I used a black sharpie marker to label all my boxes on the top and on at least one side. I lucked out- I work in technology and picked up most of my boxes from work- I like the printer boxes because they have built-in finger handles! Just wondering about the shredder-paper packing... I steered away from foam peanuts because of the cleanup factor after unpacking (plus I have pets). Is unpacking the shredded paper packing a big mess? Thanks!

Diane
Posts: 15824
Joined: Tue Oct 07, 2003 12:18 am
Location: Los Angeles

Re: Box Packing Tips

Postby Diane » Wed May 25, 2005 1:29 pm

Bitogoth,

Please post about your move when it's over, OK? We have no reviews of Molloy, although I've heard that they're good., and it would let me update my review article below. I was glad to see that you liked Simonik's estimator.
Diane
Check out domestic companies on this thread. Click here for a detailed, authoritative article on international moving.

Guest

Re: Box Packing Tips

Postby Guest » Wed May 25, 2005 5:01 pm

I remember reading the note about the shredded paper as packing material and started saving mine. But then I learned from a message from a moverguy that the shredded paper is pretty messy during the unpacking stage.

I am on the fence about using it--but I have yet to pack any of my special fragiles. It just occurred to me that it may be worth bagging it into smaller bags (like the piles we save from the grocery store, etc.) and then stuffed into corners or on the bottom of a dishpack.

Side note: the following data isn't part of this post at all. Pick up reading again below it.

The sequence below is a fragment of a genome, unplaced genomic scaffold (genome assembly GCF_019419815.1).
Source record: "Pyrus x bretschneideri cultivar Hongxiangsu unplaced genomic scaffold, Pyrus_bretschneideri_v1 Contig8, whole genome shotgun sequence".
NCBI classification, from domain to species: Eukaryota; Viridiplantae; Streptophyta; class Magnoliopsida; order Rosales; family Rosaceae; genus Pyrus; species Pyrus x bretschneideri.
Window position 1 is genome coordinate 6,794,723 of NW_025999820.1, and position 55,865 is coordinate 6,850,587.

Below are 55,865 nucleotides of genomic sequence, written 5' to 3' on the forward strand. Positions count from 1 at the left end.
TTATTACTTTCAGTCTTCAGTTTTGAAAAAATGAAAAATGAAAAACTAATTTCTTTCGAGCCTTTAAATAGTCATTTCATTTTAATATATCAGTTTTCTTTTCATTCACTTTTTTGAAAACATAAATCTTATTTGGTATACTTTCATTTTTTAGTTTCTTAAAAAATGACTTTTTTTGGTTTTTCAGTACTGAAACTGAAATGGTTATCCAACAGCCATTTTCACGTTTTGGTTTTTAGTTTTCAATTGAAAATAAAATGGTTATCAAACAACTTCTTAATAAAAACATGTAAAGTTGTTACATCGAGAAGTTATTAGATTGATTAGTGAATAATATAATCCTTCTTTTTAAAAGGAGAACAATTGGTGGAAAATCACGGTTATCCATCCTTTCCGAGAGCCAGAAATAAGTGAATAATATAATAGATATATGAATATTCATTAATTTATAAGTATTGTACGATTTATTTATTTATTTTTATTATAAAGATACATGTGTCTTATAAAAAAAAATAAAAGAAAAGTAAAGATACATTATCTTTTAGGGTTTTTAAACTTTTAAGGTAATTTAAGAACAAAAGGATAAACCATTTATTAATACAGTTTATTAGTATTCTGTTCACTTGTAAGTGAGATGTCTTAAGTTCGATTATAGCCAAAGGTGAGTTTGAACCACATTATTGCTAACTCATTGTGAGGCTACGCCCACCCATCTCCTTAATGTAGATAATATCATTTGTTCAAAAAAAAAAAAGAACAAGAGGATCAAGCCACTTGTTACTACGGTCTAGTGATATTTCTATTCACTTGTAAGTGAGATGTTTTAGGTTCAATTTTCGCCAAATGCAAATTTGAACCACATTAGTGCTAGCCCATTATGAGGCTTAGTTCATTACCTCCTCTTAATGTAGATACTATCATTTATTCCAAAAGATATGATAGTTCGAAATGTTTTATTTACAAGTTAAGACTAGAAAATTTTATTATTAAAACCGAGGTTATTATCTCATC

I have been wadding up newspaper and making rolled "bumpers" out of the newspaper, too, while watching TV. I have a large box full of that paper, and another one full of the bumpers. So far, it has been very helpful to have those stashes; I can just grab a taped up box--toss in the premade bumpers and some wads of newsprint, and then take the box to another room to pack from there. I think that I will make some small bags of shredded paper, too.

The best benefit of having some boxes taped together and the paper all good to go is that I can pack for a few minutes here and there and have a box done fairly quickly, rather than feeling I must be able to dedicate an hour or two to the process for it to be worth the trouble and the mess.

bakewell
Posts: 37
Joined: Wed Mar 30, 2005 11:13 pm

Re: Box Packing Tips

Postby bakewell » Thu May 26, 2005 12:57 pm